What could have been: Had they still gone through with the trade, the best fit might have been defensive back Cedric Griffin, has three interceptions and eight forced fumbles since going No. 48 overall to the Minnesota Vikings. Griffin would have been a nice fit for a team that would see Artrell Hawkins and Chad Scott make 12 and nine starts, respectively, in its defensive backfield. And had they stayed put at No. 52, they could have taken the player the Packers picked in that spot -- wide receiver Greg Jennings, who caught 80 passes for 1,292 yards and nine touchdowns last season.

Round 3, No. 75 overall: Traded to Green Bay in the aforementioned deal for Jackson.

What could have been: The Packers drafted offensive lineman Jason Spitz, who can play center or either guard position (though not at an especially high level). The Patriots, however, might have been more interested in linebacker Clint Ingram, who went at No. 80 overall to Jacksonville and finished last season with 38 tackles, including two sacks.

Round 3, No. 86 overall: David Thomas, tight end. Thomas certainly has been a useful player, both as a run-blocker and a pass-catcher. His most memorable moment of last season, unfortunately, might have been a late-hit penalty that cost the Patriots a chance at a critical field goal at Indianapolis.

What could have been: Linebacker Freddie Keiaho went No. 94 overall to the Colts; he had 78 tackles and a fumble recovery last season. It's tough to gripe too much about the selection of Thomas, though, given how much money it would have taken to retain Daniel Graham.

Round 4, No. 106 overall: Garrett Mills, fullback. Mills spent most of his rookie season on injured reserve and was released just before his second season began.

What could have been: Defensive back and kick returner Will Blackmon went 115th overall to the Green Bay Packers. Blackmon, a Boston College product, had two punt-return touchdowns last season as well as two forced fumbles and four fumble recoveries on defense. Linebacker Stephen Tulloch, who had 60 tackles and two fumble recoveries this season, went 116th overall to the Tennessee Titans. And multipurpose weapon Leon Washington, a first-team All-Pro this season after amassing 2,337 total yards, went 117th overall to the Jets.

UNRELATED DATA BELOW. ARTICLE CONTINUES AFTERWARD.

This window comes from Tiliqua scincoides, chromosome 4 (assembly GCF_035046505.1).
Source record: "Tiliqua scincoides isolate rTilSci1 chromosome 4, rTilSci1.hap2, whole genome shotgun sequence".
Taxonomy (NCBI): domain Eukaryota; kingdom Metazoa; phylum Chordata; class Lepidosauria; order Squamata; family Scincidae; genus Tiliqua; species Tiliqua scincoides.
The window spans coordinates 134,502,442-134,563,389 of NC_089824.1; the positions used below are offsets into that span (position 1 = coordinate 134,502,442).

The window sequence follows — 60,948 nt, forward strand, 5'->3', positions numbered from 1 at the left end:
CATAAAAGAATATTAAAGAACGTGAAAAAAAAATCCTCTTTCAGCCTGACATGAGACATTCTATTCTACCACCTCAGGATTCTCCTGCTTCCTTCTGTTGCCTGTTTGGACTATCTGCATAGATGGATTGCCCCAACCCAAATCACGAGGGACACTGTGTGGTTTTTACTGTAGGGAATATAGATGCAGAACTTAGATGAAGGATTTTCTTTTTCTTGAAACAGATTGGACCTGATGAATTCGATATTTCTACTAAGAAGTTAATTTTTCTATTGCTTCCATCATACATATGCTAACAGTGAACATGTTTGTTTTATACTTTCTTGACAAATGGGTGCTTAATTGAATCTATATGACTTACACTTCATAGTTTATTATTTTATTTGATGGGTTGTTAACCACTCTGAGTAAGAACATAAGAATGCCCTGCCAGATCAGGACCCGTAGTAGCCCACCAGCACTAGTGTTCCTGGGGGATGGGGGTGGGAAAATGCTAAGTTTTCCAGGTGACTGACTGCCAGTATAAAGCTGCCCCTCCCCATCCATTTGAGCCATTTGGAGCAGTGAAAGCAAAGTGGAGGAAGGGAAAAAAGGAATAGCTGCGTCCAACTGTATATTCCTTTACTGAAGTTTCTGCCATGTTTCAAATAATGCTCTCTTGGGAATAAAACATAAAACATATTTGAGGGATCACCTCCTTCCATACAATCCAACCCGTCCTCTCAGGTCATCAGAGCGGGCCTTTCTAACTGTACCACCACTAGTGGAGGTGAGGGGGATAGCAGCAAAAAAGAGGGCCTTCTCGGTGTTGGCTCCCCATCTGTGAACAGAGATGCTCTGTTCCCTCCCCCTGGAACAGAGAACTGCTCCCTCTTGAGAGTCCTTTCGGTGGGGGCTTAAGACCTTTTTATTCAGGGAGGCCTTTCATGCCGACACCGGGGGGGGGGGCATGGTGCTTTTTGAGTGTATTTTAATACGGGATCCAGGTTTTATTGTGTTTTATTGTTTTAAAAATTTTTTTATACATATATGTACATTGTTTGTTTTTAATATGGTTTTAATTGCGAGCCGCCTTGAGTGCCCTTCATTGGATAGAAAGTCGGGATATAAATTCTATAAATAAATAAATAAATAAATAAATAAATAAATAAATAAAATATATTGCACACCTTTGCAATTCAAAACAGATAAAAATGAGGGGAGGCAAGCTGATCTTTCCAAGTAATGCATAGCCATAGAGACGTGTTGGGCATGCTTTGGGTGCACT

Round 4, No. 118 overall: Stephen Gostkowski, kicker. Gostkowski set a team record for field goals in a season and earned his first Pro Bowl nod this year. On the other hand, some would argue that kickers are a dime a dozen and normally can be found in the last two rounds of the draft or on the unemployment line.

What could have been: Wide receiver Brandon Marshall, who went 119th overall to the Denver Broncos, has at least 1,200 receiving yards in each of the last two seasons. And if you believe the Patriots have plenty of weapons on defense, defensive end Elvis Dumervil (126th overall) had 12 1/2 sacks for the Broncos in 2007 and defensive end Ray Edwards (127th overall) has five sacks in each of the last two seasons for the Vikings.

Round 5, No. 136 overall: Ryan O'Callaghan, offensive tackle. O'Callaghan spent the entire season on injured reserve; he appeared in 15 games in 2007 and 11 games in 2006.

What could have been: Baltimore safety Dawan Landry (146th overall) also missed most of last season thanks to injury, but he had five interceptions and three sacks as a rookie in 2006.

Round 6, Nos. 191, 205 and 206 overall: Jeremy Mincey, linebacker; Dan Stevenson, guard; Le Kevin Smith, defensive lineman. Smith was a useful backup on the defensive line last season, but Mincey and Stevenson both were released before their rookie seasons even began.

What could have been: Any one of those picks could have been Colts defensive back Antoine Bethea (207th overall), who went to the Pro Bowl a year ago after intercepting four passes and breaking up eight more. Tennessee defensive back Cortland Finnegan (215th overall) will make his first trip to the Pro Bowl this season thanks to his five interceptions and 17 pass break-ups.

Round 7, No. 229 overall: Willie Andrews, defensive back. Andrews was released in July after two seasons in which he had 24 tackles, mostly on special teams.

What could have been: Two seasons' worth of adequate special-teams play is about all you can really expect from a seventh-round pick. Then again, wide receiver Marques Colston lasted until the Saints called his name at No. 252 overall -- and he had back-to-back 1,000-yard seasons to begin his career.